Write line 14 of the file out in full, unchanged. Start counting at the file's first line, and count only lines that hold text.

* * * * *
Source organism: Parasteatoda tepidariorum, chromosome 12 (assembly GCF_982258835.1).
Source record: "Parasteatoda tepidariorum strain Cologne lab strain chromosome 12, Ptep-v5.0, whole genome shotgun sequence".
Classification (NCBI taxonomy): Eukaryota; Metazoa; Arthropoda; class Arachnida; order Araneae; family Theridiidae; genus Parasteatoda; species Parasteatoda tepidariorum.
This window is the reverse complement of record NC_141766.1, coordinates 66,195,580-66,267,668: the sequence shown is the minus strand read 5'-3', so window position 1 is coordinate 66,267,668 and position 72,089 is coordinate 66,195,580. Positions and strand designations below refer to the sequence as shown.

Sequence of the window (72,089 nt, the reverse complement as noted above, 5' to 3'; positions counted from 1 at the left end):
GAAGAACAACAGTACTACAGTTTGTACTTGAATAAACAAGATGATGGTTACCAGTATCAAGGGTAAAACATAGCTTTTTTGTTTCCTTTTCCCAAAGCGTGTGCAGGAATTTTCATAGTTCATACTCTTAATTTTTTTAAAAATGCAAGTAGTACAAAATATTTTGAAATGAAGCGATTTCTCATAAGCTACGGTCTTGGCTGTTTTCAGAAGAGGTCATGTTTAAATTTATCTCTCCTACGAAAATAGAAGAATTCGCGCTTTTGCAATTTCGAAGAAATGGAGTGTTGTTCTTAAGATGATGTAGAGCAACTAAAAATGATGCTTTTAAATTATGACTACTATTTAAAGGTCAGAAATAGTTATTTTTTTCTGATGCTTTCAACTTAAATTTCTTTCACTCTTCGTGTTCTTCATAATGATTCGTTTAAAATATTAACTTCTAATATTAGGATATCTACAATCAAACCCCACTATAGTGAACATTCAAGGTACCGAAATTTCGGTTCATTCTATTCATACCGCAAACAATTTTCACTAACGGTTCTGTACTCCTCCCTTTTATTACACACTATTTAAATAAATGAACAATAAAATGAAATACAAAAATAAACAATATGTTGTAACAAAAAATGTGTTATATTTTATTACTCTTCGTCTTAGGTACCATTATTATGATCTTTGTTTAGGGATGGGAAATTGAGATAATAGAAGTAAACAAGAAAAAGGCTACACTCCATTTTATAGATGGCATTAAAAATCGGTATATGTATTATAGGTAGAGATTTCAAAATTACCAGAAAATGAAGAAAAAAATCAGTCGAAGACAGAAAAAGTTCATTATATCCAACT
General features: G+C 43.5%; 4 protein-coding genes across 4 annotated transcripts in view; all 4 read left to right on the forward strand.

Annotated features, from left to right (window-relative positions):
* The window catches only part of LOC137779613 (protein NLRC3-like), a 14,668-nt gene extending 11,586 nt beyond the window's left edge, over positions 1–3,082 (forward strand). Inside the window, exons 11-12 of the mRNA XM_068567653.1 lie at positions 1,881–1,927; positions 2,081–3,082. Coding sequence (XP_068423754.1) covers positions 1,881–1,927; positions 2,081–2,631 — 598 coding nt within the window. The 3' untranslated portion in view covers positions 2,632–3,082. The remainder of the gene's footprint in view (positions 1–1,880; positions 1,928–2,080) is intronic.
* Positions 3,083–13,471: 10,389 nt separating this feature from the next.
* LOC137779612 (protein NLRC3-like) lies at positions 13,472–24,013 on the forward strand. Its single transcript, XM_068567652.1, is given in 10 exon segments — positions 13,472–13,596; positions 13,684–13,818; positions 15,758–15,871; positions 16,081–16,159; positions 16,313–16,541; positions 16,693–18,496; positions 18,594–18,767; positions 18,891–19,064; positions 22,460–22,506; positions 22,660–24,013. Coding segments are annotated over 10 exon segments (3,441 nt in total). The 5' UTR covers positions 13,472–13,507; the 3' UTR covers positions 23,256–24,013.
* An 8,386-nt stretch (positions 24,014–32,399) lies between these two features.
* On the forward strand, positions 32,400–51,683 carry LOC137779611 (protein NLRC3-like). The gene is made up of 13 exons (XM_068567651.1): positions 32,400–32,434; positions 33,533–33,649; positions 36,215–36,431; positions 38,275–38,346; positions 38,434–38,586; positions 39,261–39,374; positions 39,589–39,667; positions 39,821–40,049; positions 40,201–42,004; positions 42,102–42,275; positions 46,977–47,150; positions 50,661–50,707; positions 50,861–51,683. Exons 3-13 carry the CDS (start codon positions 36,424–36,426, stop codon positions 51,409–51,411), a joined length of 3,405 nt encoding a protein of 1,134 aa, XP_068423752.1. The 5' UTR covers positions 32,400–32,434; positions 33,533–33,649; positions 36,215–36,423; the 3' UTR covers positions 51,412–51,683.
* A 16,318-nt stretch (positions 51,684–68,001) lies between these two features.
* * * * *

* A 16,318-nt stretch (positions 51,684–68,001) lies between these two features.